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February 17, 2003, Heather Ridge

WA Stevens Pass
Posted by ski_photomatt on 2/17/03 9:18pm
Weather was surprisingly good, periods of cloudy/foggy weather but mostly sunshine or filtered sun.  6-8" of new, relative dense snow above the varied old surfaces.  Took a few short runs in north facing woods then skied down towards Yodelin from Heather Ridge.  It must have rained/misted very slightly before starting to snow Sunday as I found a very small, very weak crust above the old faceted snow on north facing slopes.  On sun exposed slopes, the new snow was directly overlaying the sun crust from last week.  Skiing was quite good, on the north side of the ridge one would sink down into the old snow, stopping somewhere above the very old crust from late January/early Feb, on sun exposed slopes it was the new powder above the more recent sun crust.  Snow seemed relatively stable, I was only able to set off small, isolated slabs on steep, wind loaded test slopes, rutchblock failed on a hard step onto the block plus a weight down from the knees (north side of Heather Ridge, just below the ridge).  Slopes receiving sunshine yesterday most likely developed a sun crust, it was above freezing at 2pm in the sun atop Heather Ridge and quite warm down at the PCT.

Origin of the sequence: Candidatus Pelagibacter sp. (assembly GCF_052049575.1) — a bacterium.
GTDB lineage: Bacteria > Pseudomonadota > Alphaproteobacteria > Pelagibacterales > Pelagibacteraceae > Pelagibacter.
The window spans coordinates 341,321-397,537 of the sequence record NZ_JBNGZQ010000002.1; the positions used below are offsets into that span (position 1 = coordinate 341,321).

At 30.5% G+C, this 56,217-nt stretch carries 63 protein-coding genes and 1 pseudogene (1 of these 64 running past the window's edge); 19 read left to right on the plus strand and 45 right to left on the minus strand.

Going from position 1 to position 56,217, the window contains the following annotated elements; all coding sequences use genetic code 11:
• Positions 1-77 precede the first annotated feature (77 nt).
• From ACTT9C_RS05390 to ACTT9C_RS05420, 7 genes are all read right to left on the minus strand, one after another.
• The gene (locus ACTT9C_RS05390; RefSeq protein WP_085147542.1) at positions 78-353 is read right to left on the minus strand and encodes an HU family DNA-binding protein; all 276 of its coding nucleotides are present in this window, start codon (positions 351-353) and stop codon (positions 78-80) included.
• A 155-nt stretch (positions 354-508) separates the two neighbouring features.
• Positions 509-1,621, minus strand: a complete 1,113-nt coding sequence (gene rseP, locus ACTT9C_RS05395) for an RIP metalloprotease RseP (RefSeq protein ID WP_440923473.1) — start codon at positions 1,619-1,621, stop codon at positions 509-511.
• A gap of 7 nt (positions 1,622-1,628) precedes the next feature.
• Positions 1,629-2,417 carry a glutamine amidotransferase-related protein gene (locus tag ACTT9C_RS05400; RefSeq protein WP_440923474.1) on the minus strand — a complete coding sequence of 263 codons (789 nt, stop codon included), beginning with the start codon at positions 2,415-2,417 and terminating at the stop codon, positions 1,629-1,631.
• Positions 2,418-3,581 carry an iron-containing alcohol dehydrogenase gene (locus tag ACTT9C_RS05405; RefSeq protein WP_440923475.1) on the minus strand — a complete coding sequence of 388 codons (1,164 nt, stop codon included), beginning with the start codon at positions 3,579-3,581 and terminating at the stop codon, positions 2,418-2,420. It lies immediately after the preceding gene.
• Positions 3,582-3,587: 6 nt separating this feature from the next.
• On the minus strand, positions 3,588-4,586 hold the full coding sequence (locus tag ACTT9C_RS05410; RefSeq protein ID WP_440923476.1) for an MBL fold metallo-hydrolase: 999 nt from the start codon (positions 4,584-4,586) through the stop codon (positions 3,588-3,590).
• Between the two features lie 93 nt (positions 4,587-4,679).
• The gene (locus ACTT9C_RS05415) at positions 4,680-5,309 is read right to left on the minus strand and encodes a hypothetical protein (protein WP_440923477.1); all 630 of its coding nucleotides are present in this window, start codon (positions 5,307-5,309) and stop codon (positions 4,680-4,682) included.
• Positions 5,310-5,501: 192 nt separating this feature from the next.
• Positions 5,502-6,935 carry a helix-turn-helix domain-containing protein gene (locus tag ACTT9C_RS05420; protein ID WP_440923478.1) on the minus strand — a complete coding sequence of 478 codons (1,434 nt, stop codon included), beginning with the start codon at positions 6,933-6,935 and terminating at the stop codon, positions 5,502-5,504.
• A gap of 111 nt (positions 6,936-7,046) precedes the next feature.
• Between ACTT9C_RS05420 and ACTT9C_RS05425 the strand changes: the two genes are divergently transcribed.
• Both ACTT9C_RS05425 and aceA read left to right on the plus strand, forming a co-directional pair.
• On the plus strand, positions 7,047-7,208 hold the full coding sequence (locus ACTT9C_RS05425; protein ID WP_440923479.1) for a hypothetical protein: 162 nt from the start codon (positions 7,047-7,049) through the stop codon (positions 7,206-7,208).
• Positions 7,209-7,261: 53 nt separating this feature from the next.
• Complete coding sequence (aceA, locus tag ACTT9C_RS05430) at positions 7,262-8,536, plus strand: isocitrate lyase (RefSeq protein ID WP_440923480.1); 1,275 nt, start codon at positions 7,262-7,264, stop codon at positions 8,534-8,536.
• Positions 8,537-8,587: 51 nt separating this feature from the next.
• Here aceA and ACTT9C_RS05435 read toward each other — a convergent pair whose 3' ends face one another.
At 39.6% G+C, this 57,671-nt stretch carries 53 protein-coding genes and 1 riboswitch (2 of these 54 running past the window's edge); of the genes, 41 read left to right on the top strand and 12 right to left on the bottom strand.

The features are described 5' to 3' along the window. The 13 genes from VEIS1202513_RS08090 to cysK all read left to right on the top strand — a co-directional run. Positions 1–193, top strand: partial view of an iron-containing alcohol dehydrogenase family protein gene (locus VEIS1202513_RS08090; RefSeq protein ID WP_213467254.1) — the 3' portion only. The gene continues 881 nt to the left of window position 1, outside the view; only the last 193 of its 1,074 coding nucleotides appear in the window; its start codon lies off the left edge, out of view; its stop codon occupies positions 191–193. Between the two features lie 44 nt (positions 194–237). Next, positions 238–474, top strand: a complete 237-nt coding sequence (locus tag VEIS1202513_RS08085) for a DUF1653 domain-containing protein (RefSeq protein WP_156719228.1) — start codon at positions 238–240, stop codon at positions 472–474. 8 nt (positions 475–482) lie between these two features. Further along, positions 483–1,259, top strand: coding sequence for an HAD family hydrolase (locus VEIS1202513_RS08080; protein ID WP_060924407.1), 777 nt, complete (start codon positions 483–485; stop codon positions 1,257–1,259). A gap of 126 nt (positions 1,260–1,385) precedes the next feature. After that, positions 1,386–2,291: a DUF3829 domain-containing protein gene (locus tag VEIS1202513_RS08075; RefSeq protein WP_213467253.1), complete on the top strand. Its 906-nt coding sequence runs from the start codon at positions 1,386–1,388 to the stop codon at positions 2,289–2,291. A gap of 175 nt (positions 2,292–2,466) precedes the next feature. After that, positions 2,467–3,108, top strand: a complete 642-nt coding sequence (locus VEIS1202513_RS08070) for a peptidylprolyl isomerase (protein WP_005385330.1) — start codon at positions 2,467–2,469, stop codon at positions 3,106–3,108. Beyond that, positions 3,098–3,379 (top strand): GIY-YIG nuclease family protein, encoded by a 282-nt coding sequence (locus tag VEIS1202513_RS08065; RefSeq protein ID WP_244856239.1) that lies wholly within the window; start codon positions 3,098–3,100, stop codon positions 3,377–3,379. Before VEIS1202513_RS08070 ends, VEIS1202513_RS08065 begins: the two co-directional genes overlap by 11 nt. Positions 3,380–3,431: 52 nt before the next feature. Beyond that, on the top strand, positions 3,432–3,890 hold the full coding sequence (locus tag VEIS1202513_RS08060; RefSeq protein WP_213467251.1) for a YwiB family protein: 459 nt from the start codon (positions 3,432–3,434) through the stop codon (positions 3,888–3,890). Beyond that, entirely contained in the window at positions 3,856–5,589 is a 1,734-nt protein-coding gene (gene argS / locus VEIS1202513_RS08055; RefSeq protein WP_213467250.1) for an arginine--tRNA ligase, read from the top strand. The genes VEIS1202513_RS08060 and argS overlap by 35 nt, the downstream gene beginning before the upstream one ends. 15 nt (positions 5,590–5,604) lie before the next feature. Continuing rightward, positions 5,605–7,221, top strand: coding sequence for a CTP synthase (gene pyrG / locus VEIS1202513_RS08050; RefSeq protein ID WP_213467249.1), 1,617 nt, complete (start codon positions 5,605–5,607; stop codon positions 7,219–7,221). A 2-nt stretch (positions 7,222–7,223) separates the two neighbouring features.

I was at Yodelin the day before (Sunday Feb 16th) from about 8:30-4pm and I didn't see a drop of rain.  It snowed in the morning and by noonish it had cleared and was sunny and
very warm. Could the crust perhaps have been from a change in temperature? That or it rained very early in the morning.  

Hum, looking at the telemetry data from Sunday, it is hard to detect any rain up at Stevens.  The crust was very, very slight, I noticed it only when using my hand to cut down through the side of a smooth snow pit wall.  I didn't really mean rain before, this implies heavier precipitation.  I was imagining more of a mist/rime, a little precipitation that would accumulate on the ground when the relative humidity is near 100%.  This was on the north side of the ridge and I don't think a temperature increase in the afternoon would cause the crust to form as it wouldn't have been in the sun (assuming the sun caused the increase in temperature in the afternoon Sunday).  I dunno, I'm far from an avalanche expert.  Can anyone else offer a possible explanation?

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2003-02-18 05:18:40